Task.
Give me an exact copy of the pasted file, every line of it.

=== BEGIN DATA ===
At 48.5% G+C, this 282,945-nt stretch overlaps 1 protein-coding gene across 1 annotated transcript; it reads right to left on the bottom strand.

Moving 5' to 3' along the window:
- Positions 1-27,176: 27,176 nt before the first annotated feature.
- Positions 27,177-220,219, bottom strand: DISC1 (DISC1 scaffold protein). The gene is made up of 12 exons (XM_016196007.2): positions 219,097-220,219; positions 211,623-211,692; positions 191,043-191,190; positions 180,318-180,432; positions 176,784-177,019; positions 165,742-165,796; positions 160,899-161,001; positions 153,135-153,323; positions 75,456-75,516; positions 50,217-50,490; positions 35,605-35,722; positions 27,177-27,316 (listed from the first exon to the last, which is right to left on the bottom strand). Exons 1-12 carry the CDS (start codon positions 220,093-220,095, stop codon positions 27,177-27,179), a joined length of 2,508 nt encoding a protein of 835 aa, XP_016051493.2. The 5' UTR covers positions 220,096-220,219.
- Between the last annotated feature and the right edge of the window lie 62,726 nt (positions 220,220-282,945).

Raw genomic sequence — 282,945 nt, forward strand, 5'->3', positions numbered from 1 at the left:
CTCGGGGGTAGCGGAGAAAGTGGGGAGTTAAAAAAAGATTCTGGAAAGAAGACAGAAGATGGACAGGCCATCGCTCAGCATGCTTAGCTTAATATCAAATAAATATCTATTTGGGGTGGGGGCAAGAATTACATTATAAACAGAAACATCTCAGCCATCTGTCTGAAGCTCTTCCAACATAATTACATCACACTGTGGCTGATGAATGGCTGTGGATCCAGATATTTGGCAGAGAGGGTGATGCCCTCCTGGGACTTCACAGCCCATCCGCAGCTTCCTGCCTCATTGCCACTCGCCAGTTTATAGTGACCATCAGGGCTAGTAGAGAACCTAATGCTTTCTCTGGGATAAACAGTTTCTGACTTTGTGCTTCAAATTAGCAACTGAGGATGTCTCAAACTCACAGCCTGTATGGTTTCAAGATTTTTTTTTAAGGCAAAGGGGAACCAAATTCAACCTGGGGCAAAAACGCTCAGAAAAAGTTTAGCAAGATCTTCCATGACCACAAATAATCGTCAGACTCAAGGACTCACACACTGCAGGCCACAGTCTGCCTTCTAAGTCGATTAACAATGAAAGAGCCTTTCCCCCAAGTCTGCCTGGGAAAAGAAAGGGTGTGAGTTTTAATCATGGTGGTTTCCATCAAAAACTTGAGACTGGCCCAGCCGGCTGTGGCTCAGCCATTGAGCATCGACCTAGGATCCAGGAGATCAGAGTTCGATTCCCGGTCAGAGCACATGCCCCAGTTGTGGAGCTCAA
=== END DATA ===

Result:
At 48.5% G+C, this 282,945-nt stretch overlaps 1 protein-coding gene across 1 annotated transcript; it reads right to left on the bottom strand.

Moving 5' to 3' along the window:
- Positions 1-27,176: 27,176 nt before the first annotated feature.
- Positions 27,177-220,219, bottom strand: DISC1 (DISC1 scaffold protein). The gene is made up of 12 exons (XM_016196007.2): positions 219,097-220,219; positions 211,623-211,692; positions 191,043-191,190; positions 180,318-180,432; positions 176,784-177,019; positions 165,742-165,796; positions 160,899-161,001; positions 153,135-153,323; positions 75,456-75,516; positions 50,217-50,490; positions 35,605-35,722; positions 27,177-27,316 (listed from the first exon to the last, which is right to left on the bottom strand). Exons 1-12 carry the CDS (start codon positions 220,093-220,095, stop codon positions 27,177-27,179), a joined length of 2,508 nt encoding a protein of 835 aa, XP_016051493.2. The 5' UTR covers positions 220,096-220,219.
- Between the last annotated feature and the right edge of the window lie 62,726 nt (positions 220,220-282,945).

Raw genomic sequence — 282,945 nt, forward strand, 5'->3', positions numbered from 1 at the left:
CTCGGGGGTAGCGGAGAAAGTGGGGAGTTAAAAAAAGATTCTGGAAAGAAGACAGAAGATGGACAGGCCATCGCTCAGCATGCTTAGCTTAATATCAAATAAATATCTATTTGGGGTGGGGGCAAGAATTACATTATAAACAGAAACATCTCAGCCATCTGTCTGAAGCTCTTCCAACATAATTACATCACACTGTGGCTGATGAATGGCTGTGGATCCAGATATTTGGCAGAGAGGGTGATGCCCTCCTGGGACTTCACAGCCCATCCGCAGCTTCCTGCCTCATTGCCACTCGCCAGTTTATAGTGACCATCAGGGCTAGTAGAGAACCTAATGCTTTCTCTGGGATAAACAGTTTCTGACTTTGTGCTTCAAATTAGCAACTGAGGATGTCTCAAACTCACAGCCTGTATGGTTTCAAGATTTTTTTTTAAGGCAAAGGGGAACCAAATTCAACCTGGGGCAAAAACGCTCAGAAAAAGTTTAGCAAGATCTTCCATGACCACAAATAATCGTCAGACTCAAGGACTCACACACTGCAGGCCACAGTCTGCCTTCTAAGTCGATTAACAATGAAAGAGCCTTTCCCCCAAGTCTGCCTGGGAAAAGAAAGGGTGTGAGTTTTAATCATGGTGGTTTCCATCAAAAACTTGAGACTGGCCCAGCCGGCTGTGGCTCAGCCATTGAGCATCGACCTAGGATCCAGGAGATCAGAGTTCGATTCCCGGTCAGAGCACATGCCCCAGTTGTGGAGCTCAA